“The good thing about it is that it finally recognises that the role of Egypt’s women is not only the eastern role of wife and kids,” she said.
Although Asar’s mother, especially, has supported her political efforts, her family fears that she is putting herself at risk of harassment, at the very least.
“For a woman to go out and shake hands and say, ‘This is me, vote for me,’ that’s difficult,” Asar said.
Still, she is making a strong effort. Lacking a car, she takes taxis out on the campaign trail, and she has recently started to ride Cairo’s crowded and hectic public transportation system to meet more constituents.
Asar’s social liberal Reform and Development Party, founded in 2009 by Anwar Esat Sadat, the nephew of assassinated president Anwar Sadat, faces an uphill battle against the NDP this year, like almost every opposition party.
Asar said she expects the NDP to commit fraud; for instance, by giving polling place workers envelopes packed with hundreds of ballots pre-marked for NDP candidates repeatedly throughout election day. But even though Asar said she expects NDP rival Zeinab Radwan to win, she will still try.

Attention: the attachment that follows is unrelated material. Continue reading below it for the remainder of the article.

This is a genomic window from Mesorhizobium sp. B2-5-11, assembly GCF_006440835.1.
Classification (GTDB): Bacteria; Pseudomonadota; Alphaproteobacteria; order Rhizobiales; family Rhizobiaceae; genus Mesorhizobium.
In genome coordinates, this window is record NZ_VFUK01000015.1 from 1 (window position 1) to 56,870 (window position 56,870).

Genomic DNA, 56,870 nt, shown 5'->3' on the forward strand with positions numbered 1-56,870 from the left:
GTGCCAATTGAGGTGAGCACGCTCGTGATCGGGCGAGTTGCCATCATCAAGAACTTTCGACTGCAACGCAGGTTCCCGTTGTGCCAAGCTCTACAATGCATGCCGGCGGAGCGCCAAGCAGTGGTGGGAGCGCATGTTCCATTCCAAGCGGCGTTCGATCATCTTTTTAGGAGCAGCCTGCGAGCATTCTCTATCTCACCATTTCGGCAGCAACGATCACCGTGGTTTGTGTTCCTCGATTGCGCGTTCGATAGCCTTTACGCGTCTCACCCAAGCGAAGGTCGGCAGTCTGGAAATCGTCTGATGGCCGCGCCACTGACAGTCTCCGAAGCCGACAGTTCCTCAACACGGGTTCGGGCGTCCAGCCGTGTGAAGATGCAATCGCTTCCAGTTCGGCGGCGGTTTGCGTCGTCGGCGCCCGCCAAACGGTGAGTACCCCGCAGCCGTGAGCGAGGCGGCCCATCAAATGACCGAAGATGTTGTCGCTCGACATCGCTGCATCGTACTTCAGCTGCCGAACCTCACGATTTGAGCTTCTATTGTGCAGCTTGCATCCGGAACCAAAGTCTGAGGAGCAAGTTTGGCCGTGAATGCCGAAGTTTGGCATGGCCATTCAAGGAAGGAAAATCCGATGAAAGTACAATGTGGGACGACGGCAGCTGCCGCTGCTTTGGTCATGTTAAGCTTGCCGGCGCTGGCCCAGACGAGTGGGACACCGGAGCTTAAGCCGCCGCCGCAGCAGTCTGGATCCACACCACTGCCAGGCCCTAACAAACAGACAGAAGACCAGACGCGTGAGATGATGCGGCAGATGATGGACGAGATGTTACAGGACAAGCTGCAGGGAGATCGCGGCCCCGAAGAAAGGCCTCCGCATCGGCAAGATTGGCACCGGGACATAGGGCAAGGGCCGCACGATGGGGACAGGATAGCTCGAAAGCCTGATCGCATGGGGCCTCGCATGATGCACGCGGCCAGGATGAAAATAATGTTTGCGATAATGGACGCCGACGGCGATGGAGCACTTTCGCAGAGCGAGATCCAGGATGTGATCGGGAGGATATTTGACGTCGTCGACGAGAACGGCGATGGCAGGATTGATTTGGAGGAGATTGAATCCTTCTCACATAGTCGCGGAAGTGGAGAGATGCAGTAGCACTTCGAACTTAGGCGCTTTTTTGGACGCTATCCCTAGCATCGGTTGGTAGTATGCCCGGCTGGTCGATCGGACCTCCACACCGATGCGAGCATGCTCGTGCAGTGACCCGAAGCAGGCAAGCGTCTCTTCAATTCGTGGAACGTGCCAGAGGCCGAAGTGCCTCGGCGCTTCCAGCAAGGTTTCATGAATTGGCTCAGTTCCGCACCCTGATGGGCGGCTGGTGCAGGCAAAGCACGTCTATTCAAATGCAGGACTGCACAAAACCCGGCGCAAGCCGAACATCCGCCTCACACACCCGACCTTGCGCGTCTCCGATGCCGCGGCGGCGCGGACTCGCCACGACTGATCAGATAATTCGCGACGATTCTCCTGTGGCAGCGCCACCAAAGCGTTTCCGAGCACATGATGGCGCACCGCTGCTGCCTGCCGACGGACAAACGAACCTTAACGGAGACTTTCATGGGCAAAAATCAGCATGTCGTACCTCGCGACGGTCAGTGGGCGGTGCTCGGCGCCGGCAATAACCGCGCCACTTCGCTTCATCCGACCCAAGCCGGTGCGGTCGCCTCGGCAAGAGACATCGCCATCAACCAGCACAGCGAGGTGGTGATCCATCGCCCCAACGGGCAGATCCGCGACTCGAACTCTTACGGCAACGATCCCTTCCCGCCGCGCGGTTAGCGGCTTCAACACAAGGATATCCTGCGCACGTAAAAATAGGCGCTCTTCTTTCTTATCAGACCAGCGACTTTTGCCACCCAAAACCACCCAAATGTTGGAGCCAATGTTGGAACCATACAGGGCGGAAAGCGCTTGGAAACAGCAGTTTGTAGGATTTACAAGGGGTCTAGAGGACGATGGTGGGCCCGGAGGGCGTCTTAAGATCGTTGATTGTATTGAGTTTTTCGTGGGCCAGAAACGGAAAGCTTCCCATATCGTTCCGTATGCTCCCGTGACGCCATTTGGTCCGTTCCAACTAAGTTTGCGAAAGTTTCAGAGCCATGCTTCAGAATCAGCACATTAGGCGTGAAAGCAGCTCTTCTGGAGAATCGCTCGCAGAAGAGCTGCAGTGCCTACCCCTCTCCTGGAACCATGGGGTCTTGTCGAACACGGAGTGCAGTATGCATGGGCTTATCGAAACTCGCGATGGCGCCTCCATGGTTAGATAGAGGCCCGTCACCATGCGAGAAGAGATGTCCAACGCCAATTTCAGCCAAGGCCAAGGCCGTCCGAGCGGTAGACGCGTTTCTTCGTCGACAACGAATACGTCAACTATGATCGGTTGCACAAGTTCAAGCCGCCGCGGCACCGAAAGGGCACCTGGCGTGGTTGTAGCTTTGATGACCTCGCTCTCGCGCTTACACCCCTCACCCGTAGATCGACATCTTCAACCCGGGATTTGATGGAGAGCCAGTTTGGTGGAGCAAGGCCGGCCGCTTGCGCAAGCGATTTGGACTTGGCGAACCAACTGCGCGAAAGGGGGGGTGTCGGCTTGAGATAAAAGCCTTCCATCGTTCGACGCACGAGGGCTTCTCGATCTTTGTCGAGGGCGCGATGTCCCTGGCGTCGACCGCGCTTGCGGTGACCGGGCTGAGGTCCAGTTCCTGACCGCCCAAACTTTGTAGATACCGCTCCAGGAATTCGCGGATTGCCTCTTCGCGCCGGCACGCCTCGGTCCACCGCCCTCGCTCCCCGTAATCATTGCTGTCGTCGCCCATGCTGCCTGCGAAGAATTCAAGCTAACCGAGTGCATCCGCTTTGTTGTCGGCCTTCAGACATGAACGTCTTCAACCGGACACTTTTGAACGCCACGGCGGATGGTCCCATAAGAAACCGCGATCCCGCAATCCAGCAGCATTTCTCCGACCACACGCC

“The average Egyptian is pressured and feels like the ruling party is responsible for it,” she said.
The downtown Cairo office of the Nasserist Party is a fitting emblem for the state of the old political guard gone to pasture.
Brown water damage leaks through the ceiling, empty offices sit quietly as though unchanged since 1966, and the only things shining in the place are the large busts of former president and famous Arab nationalist Gamel Abdel Nasser himself.